Yahoo Finance’s Myles Udland breaks down why supporting the economy for a few months is easier than doing so indefinitely.
- We have been talking a lot about fiscal stimulus-- what it could look like, if it's still coming, when it could come. Myles, you wrote about that in this morning's Yahoo Finance Morning Brief about, given that we are now sort of expecting a vaccine to come at some point doesn't mean we don't need stimulus, but maybe it changes what it looks like, how big it needs to be, et cetera.
MYLES UDLAND: Yeah. I mean, look, I don't think any of us are naive enough to believe that fiscal stimulus is magically going to happen in the next 62 days before, you know, Joe Biden is sworn in as the next president. It seems dead right here. And I think that's very unfortunate. And the vaccine news makes that even more unfortunate, because I can understand why politicians who believe themselves to be fiscal hawks or whatever are reticent to write blank checks for indefinite periods of time when we do not know what the future path of the economy looks like given what we don't know about the virus.
But right now, we have pretty good-- you know, to use a consulting term-- pretty good line of sight on when this pandemic may get under control, may even be able to end. And that is two or three quarters from now. And it is frustrating to see politicians not view that timeline as a reason to get acting today on helping businesses that are going to be closed today.
The restaurant industry here in New York City is in crisis. It's facing an additional crisis on those headlines we just mentioned, Bill de Blasio saying that indoor dining is probably going to be closed. That effectively kills seated diners at restaurants in New York City. That's happening right now. These businesses are not going to make it through the winter, but there is going to be a somewhat normal summer, we hope, and we think we can be confident in that because of the vaccine.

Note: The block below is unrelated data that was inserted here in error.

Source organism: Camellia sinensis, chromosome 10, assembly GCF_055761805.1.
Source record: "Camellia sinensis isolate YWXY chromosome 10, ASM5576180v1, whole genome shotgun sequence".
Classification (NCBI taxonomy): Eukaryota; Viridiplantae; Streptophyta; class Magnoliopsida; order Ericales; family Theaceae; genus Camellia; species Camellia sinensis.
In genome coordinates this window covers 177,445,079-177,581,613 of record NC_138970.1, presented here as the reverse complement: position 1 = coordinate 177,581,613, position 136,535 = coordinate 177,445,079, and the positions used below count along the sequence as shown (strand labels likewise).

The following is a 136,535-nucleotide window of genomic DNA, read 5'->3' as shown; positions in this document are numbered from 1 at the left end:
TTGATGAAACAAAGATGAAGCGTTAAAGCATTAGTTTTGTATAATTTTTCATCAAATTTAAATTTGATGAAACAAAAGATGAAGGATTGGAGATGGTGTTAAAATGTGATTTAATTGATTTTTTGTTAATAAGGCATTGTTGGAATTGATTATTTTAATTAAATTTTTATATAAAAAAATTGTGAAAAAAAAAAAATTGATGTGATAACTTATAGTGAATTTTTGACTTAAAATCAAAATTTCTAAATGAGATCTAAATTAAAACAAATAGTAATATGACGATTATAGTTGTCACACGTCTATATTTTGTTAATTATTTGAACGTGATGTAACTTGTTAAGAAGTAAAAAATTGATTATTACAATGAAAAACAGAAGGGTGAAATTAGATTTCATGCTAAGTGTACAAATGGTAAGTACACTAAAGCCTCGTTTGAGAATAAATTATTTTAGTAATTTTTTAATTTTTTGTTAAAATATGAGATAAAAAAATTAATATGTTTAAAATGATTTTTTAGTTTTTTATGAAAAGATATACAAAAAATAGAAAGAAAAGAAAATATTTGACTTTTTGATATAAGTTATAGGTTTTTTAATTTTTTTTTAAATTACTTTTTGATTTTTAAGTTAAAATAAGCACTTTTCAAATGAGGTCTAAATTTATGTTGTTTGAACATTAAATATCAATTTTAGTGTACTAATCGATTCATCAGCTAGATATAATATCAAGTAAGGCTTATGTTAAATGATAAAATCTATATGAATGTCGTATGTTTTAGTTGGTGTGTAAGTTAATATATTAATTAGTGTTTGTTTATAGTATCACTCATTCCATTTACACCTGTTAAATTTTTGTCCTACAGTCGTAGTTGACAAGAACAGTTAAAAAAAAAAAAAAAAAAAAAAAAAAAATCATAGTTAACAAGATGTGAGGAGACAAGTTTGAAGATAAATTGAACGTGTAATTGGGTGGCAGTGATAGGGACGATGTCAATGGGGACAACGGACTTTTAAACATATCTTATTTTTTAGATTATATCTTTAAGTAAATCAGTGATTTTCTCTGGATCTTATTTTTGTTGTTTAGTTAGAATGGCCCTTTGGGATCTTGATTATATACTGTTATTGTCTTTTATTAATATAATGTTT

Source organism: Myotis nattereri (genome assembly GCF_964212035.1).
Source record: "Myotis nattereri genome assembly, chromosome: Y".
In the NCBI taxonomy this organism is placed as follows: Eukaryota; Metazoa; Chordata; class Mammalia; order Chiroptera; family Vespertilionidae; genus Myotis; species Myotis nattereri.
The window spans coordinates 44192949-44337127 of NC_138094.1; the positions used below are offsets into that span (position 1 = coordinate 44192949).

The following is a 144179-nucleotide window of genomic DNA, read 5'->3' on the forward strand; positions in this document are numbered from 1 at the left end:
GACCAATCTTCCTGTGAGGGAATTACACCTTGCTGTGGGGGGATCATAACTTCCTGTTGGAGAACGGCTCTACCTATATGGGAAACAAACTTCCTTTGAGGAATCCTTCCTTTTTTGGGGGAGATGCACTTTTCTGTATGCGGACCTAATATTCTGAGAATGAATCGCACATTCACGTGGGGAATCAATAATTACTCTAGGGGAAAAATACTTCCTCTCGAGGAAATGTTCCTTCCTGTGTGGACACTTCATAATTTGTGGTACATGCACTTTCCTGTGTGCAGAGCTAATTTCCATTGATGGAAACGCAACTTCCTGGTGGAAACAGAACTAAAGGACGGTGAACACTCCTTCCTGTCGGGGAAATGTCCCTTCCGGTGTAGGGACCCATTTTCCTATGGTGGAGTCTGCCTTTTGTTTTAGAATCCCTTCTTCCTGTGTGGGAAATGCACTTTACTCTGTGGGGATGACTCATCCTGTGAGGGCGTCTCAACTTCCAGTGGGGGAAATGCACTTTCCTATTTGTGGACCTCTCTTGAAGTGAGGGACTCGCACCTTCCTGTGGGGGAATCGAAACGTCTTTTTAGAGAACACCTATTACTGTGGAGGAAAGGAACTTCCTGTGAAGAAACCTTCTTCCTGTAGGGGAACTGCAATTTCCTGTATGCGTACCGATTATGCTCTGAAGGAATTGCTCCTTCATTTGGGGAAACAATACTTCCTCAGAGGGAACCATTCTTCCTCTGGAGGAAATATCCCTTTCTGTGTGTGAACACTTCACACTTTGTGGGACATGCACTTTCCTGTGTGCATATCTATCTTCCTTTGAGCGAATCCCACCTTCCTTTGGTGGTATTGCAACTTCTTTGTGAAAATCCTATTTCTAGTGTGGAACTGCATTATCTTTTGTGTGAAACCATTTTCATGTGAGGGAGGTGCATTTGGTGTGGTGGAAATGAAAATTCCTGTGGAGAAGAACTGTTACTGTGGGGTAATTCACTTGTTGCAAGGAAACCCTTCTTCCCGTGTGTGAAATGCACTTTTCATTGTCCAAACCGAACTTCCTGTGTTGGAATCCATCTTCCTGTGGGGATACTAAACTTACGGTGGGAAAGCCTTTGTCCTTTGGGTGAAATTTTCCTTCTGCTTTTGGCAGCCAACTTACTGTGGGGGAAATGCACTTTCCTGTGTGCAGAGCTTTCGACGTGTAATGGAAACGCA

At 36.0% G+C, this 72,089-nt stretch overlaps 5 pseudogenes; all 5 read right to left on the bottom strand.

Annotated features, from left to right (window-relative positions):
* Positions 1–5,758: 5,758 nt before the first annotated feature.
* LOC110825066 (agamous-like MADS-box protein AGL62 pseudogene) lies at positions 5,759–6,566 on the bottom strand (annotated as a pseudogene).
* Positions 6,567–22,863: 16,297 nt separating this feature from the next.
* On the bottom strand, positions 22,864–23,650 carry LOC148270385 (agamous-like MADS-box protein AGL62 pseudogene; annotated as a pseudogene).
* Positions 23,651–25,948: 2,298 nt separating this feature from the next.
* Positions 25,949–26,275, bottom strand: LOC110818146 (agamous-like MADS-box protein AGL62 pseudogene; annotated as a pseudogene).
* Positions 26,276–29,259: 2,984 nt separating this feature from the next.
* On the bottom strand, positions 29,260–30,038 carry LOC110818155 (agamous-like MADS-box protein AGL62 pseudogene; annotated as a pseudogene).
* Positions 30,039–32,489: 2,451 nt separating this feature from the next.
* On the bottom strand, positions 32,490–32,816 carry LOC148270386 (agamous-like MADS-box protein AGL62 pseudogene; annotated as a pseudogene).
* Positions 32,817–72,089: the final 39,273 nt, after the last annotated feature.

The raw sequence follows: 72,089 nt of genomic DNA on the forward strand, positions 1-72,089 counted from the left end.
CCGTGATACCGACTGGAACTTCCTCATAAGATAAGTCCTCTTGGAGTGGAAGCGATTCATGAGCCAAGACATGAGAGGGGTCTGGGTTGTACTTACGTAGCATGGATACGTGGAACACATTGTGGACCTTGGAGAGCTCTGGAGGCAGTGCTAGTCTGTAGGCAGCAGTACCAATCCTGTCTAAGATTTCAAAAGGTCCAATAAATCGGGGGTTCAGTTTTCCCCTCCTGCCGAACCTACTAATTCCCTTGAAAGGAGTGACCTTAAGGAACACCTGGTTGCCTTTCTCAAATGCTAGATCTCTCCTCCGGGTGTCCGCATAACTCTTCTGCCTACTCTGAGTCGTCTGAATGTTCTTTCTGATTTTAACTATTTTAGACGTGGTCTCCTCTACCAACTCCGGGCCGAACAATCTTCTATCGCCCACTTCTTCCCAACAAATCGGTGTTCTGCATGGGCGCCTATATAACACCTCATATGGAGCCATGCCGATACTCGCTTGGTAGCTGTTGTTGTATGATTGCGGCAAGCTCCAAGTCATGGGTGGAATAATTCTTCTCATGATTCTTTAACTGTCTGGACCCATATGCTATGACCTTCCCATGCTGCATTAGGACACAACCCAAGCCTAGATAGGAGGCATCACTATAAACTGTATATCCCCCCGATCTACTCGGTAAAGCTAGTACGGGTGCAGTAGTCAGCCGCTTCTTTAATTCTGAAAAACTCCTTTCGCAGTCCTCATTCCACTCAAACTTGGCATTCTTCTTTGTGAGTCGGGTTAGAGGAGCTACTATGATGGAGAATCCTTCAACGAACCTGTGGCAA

And for politicians to not see that timeline as a reason for them to act right now is quite frustrating. And it's-- it's basically backwards, right? When you have a timeline, you should act on that timeline. I can understand arguments around, I don't want to indefinitely put plan x, y, or z into place. But when you can say, all right, this money is going to get you to point A, which we know is six months away, nine months away, that couldn't be clearer, in my view, on why and what these businesses need.
- And Myles, you know, it doesn't help that that restaurant in New York City that's about to close and potentially close for good, asset buying from the Federal Reserve. I mean, really, what else can the Fed do here?
MYLES UDLAND: Well, I mean, the Fed is-- the Fed does what the Fed can do, right? They do monetary policy, and they can help to encourage fiscal policy. Their facilities are designed for Congress to authorize all kinds of programs to support all kinds of businesses. But yeah, look, right now that means that Apple gets to come to market for even less-- for even less borrow. And, I mean, I guess Apple doesn't really need the help to shore up its balance sheet from the Fed.
And I think it's-- look, it's a failure of imagination in a number of different levels. Look, we've got the federal level, the local level, the state level. You see the MTA news yesterday. I know we're going to talk about that later. I mean, that's just-- where is the federal government, right? The MTA has rules. Federal government has unlimited money, and we're going to ruin a city's infrastructure based on $12 billion, which, over the next couple of decades, is basically nothing?
I mean, I think, again, it's all a failure to really conceive what is happening and what the resources we have are to fix that. But that's been in place since March.
- Yeah. I mean, and also, just to keep in mind, this all comes down to partisanship, right? And if they can't get together on this urgent issue, it's not a very helpful view for what can get accomplished in terms of legislation to build the economy or do anything else over the next few years, it seems to me.